Carolina Tojal R. dos Santos

Welcome to my website!

I am a Ph.D. Candidate at the Department of Economics at the University of Michigan

My research fields are Industrial Organization and Environmental Economics. 

I am on the 2023-24 Economics job market. 

Here is my CV.



with Bruna Guidetti

Expansion of piped water and sewage collection is a critical issue in developing countries, where public investment is limited. In Brazil, the New Sanitation Regulatory Framework from 2020 intends to stimulate the entry of private providers into the market while setting connection targets: 99% of households with piped water and 90% with piped sewer. We assess the viability of these connection goals under the current regulated prices and compare the distributional impacts of supplemental policies. We use billing data from a major private provider and a structural model encompassing the expansion decisions of the service provider and the connection and consumption choices of consumers. We find that even if the firm expanded water and sewer everywhere, the targets would not be met, with only 43% connecting to piped sewage. Moreover, the expansion is not profitable for the firm. We then simulate charging consumers when piped sewage is available, regardless of connection, and price discounts on the sewer bills. Combinations of these two policies stimulate the firm to expand and consumers to connect, achieving 76% connected to sewer but reducing consumer surplus.

This paper investigates the impact of direct-to-consumer advertising (DTCA) on women’s decisions regarding prescription contraceptives. I use television advertisement data and claims data, applying the Border Approach proposed by Shapiro (2018) to estimate the causal effects of television ads. My findings indicate that a 10% increase in DTCA for short-term contraceptive methods, such as pills, increases demand for the advertised product by 2.7% but also generates positive spillover effects on other branded and generic products within the same category. Conversely, these ads reduce the demand for Long-Acting Reversible contraceptives (LARCs), such as IUDs and implants, leading to a substitution towards short-term methods.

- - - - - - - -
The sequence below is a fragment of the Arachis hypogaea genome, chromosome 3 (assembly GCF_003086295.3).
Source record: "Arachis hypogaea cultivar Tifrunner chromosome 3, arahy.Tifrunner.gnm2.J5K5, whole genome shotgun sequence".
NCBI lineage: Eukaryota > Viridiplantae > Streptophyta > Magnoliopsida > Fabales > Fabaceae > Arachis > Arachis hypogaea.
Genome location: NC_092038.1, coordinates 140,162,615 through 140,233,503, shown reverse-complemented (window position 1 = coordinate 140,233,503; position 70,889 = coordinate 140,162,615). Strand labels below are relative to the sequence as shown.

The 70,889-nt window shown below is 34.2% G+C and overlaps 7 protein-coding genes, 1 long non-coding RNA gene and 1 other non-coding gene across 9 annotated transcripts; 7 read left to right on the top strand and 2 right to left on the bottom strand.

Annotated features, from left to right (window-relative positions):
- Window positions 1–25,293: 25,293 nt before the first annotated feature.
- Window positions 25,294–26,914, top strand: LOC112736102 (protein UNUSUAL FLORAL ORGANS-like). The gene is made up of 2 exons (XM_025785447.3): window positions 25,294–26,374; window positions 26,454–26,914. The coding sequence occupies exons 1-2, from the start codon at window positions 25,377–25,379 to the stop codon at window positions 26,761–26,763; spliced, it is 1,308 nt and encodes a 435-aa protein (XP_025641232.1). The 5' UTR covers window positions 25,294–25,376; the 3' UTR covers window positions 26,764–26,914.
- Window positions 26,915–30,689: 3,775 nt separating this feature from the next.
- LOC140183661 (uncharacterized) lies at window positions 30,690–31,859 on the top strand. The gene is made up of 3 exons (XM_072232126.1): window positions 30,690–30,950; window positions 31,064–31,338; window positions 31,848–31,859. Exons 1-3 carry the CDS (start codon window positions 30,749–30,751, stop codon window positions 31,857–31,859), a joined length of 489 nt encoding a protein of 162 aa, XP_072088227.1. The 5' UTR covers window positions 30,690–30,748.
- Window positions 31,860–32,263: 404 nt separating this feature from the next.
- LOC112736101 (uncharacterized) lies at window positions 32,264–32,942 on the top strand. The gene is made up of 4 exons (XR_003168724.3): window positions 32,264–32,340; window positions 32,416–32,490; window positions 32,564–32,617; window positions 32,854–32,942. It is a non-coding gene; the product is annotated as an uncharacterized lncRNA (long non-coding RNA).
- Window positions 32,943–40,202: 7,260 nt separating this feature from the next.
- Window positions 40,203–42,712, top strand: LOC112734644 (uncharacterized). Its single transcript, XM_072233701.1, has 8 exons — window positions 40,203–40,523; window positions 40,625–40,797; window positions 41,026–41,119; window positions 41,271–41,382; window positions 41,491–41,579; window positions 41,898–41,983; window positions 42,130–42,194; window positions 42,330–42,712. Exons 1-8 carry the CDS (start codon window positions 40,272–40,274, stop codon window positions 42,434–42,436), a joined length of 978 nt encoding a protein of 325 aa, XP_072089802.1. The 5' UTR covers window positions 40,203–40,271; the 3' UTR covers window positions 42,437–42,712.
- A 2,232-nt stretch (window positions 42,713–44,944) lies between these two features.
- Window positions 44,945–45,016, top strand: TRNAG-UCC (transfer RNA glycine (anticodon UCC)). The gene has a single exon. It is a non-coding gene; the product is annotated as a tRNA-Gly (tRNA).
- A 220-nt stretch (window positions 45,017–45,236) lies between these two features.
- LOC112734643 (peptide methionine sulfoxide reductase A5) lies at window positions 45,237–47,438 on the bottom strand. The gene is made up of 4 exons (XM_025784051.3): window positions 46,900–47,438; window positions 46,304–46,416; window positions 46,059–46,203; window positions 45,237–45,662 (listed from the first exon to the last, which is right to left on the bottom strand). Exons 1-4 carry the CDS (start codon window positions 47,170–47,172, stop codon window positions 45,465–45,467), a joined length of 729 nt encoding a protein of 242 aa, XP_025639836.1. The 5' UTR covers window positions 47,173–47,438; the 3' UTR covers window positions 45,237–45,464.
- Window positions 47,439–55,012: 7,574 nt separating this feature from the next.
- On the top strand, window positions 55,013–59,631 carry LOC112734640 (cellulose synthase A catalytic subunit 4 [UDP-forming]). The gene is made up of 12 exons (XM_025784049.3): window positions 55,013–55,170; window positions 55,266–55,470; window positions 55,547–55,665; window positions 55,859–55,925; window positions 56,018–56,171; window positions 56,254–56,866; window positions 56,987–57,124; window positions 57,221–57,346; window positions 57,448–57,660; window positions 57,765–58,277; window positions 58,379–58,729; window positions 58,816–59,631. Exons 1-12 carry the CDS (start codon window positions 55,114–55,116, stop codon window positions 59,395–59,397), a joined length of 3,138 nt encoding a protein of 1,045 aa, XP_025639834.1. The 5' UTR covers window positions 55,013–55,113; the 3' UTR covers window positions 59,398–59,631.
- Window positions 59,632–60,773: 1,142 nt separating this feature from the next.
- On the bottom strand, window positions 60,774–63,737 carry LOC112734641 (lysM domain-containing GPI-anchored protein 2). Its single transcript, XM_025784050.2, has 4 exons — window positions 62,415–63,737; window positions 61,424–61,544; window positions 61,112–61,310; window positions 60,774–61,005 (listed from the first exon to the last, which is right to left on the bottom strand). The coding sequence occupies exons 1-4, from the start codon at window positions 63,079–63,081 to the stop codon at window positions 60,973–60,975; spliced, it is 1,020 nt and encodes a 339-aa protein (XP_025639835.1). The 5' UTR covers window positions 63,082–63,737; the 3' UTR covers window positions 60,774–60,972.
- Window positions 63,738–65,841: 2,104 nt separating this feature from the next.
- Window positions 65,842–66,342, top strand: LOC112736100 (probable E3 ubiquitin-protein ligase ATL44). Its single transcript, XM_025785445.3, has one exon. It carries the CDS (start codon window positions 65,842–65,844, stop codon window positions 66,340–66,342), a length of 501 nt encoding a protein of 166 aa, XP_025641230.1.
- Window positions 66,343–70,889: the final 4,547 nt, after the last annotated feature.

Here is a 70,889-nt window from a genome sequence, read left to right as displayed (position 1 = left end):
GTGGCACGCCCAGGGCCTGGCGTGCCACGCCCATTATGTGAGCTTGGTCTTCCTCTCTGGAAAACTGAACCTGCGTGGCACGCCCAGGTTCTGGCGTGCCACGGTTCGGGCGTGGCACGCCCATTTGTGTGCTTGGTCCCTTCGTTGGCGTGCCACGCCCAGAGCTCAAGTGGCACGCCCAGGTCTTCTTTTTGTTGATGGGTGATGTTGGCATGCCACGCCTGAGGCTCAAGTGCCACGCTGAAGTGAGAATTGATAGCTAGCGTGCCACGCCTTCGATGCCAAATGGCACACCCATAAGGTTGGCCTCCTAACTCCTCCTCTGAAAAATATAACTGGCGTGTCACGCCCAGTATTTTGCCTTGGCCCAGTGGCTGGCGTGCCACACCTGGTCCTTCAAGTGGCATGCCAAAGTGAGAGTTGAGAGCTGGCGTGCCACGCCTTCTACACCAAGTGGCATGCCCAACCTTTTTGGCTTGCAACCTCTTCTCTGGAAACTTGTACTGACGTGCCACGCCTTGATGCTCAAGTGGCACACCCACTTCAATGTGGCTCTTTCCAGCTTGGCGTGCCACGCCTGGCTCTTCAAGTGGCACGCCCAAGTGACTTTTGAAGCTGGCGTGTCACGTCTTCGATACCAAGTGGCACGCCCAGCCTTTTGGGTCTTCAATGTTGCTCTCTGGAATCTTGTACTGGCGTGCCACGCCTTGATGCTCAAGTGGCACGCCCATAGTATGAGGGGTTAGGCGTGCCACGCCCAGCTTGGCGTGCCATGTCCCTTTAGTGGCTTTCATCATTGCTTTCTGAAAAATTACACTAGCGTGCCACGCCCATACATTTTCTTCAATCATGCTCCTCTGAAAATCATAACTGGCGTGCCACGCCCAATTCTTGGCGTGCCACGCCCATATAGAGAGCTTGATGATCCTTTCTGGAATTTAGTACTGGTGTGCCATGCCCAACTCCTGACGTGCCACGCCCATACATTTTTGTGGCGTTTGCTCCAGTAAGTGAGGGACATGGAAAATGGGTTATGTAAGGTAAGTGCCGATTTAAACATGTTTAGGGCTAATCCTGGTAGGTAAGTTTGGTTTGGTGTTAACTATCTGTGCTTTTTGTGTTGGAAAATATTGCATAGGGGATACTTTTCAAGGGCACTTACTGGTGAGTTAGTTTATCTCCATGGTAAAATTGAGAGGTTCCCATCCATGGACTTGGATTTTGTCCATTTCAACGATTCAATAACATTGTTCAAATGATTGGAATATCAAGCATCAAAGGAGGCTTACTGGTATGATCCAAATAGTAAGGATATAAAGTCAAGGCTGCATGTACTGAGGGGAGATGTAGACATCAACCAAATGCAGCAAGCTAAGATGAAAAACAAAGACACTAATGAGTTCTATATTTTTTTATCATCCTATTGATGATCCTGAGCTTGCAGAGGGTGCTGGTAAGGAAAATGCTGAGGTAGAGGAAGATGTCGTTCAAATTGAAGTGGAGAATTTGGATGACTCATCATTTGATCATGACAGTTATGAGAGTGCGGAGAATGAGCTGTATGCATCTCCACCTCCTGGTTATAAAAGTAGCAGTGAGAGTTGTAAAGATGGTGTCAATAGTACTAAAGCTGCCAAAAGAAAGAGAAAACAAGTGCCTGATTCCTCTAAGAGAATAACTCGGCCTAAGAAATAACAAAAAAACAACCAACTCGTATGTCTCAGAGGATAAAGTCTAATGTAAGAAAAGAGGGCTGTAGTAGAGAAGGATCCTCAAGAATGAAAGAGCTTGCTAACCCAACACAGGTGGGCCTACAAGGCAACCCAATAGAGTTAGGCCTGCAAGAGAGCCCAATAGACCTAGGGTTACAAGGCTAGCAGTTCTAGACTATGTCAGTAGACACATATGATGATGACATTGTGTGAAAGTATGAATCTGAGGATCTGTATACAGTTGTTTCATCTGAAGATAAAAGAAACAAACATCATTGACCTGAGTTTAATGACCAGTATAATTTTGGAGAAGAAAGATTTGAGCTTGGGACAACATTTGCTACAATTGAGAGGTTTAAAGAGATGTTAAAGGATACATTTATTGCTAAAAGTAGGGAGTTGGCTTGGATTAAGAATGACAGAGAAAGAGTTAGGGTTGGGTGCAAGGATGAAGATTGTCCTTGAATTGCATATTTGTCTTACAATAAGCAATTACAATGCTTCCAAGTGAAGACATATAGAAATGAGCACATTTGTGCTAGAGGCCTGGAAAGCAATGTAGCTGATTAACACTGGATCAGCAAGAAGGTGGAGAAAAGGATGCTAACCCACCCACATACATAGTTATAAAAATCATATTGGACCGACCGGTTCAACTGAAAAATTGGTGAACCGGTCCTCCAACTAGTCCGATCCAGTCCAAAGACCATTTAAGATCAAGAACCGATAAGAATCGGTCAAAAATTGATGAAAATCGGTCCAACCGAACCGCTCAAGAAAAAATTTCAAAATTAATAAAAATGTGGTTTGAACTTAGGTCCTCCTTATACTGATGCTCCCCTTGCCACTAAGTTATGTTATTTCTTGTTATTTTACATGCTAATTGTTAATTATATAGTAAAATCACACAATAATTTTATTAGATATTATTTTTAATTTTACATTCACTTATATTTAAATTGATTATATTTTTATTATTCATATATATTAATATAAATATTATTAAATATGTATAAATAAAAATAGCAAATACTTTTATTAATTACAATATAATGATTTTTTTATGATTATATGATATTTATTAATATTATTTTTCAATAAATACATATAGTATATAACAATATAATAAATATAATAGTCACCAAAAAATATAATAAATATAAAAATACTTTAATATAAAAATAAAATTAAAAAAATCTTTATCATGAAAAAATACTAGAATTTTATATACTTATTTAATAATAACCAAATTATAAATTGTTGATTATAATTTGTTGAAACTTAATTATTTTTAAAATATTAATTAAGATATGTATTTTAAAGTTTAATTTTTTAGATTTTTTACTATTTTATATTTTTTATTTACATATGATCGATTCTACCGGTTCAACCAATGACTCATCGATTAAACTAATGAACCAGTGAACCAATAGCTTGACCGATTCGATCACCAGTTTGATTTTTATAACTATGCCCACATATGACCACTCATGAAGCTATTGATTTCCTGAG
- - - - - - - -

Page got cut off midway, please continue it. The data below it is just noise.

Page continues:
with Ying Fan and Christopher Sullivan

This paper provides a theoretically founded empirical model to simultaneously investigate firm competition and estimate markups. The model nests the standard oligopoly model, but also allows for firm collusion. Different from conduct parameter models, our model is consistent with a series of theoretical models. We show that a nonparametric marginal cost function can be identified, which gives an estimate of markups. Through Monte Carlo simulations, we show that our approach works better in estimating markups than a standard oligopoly model or a conduct parameter model.


Graduate Student Instructor Mentor

Intermediate Microeconomic Theory

Introductory Microeconomics 

Microeconomics - Professional master and undergraduate

Microeconomics and Public Economics